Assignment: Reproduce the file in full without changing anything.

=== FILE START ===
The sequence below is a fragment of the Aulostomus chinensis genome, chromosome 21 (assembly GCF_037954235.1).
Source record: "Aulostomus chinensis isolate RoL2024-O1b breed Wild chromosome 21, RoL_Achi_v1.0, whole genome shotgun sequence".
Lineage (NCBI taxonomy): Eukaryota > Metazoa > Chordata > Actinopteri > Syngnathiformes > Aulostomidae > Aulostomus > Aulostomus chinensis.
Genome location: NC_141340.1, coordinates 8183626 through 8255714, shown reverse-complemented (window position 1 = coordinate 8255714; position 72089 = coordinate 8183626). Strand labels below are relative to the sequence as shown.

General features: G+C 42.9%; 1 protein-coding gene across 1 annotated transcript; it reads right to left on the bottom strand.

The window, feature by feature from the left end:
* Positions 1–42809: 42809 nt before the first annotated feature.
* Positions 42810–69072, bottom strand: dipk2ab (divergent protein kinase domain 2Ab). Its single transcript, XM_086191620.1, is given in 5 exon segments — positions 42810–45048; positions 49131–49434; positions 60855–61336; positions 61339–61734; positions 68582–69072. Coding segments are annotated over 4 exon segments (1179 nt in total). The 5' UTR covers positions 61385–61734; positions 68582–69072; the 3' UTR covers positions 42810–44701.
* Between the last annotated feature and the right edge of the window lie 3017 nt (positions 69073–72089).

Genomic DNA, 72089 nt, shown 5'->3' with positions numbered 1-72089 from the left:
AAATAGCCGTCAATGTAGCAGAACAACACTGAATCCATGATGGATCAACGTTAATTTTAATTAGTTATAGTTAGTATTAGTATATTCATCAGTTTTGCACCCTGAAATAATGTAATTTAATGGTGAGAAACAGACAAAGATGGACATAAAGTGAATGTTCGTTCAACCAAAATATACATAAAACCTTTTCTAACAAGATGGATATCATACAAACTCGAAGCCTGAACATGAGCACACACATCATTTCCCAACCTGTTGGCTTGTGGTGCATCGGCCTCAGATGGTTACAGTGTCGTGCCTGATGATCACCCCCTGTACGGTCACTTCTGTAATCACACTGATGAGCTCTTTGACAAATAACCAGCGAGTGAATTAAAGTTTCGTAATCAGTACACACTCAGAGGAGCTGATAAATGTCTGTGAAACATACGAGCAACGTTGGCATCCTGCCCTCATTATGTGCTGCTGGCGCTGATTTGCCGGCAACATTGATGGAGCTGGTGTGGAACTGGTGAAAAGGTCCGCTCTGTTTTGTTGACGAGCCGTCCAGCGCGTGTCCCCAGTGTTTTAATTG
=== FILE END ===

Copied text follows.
The sequence below is a fragment of the Aulostomus chinensis genome, chromosome 21 (assembly GCF_037954235.1).
Source record: "Aulostomus chinensis isolate RoL2024-O1b breed Wild chromosome 21, RoL_Achi_v1.0, whole genome shotgun sequence".
Lineage (NCBI taxonomy): Eukaryota > Metazoa > Chordata > Actinopteri > Syngnathiformes > Aulostomidae > Aulostomus > Aulostomus chinensis.
Genome location: NC_141340.1, coordinates 8183626 through 8255714, shown reverse-complemented (window position 1 = coordinate 8255714; position 72089 = coordinate 8183626). Strand labels below are relative to the sequence as shown.

General features: G+C 42.9%; 1 protein-coding gene across 1 annotated transcript; it reads right to left on the bottom strand.

The window, feature by feature from the left end:
* Positions 1–42809: 42809 nt before the first annotated feature.
* Positions 42810–69072, bottom strand: dipk2ab (divergent protein kinase domain 2Ab). Its single transcript, XM_086191620.1, is given in 5 exon segments — positions 42810–45048; positions 49131–49434; positions 60855–61336; positions 61339–61734; positions 68582–69072. Coding segments are annotated over 4 exon segments (1179 nt in total). The 5' UTR covers positions 61385–61734; positions 68582–69072; the 3' UTR covers positions 42810–44701.
* Between the last annotated feature and the right edge of the window lie 3017 nt (positions 69073–72089).

Genomic DNA, 72089 nt, shown 5'->3' with positions numbered 1-72089 from the left:
AAATAGCCGTCAATGTAGCAGAACAACACTGAATCCATGATGGATCAACGTTAATTTTAATTAGTTATAGTTAGTATTAGTATATTCATCAGTTTTGCACCCTGAAATAATGTAATTTAATGGTGAGAAACAGACAAAGATGGACATAAAGTGAATGTTCGTTCAACCAAAATATACATAAAACCTTTTCTAACAAGATGGATATCATACAAACTCGAAGCCTGAACATGAGCACACACATCATTTCCCAACCTGTTGGCTTGTGGTGCATCGGCCTCAGATGGTTACAGTGTCGTGCCTGATGATCACCCCCTGTACGGTCACTTCTGTAATCACACTGATGAGCTCTTTGACAAATAACCAGCGAGTGAATTAAAGTTTCGTAATCAGTACACACTCAGAGGAGCTGATAAATGTCTGTGAAACATACGAGCAACGTTGGCATCCTGCCCTCATTATGTGCTGCTGGCGCTGATTTGCCGGCAACATTGATGGAGCTGGTGTGGAACTGGTGAAAAGGTCCGCTCTGTTTTGTTGACGAGCCGTCCAGCGCGTGTCCCCAGTGTTTTAATTG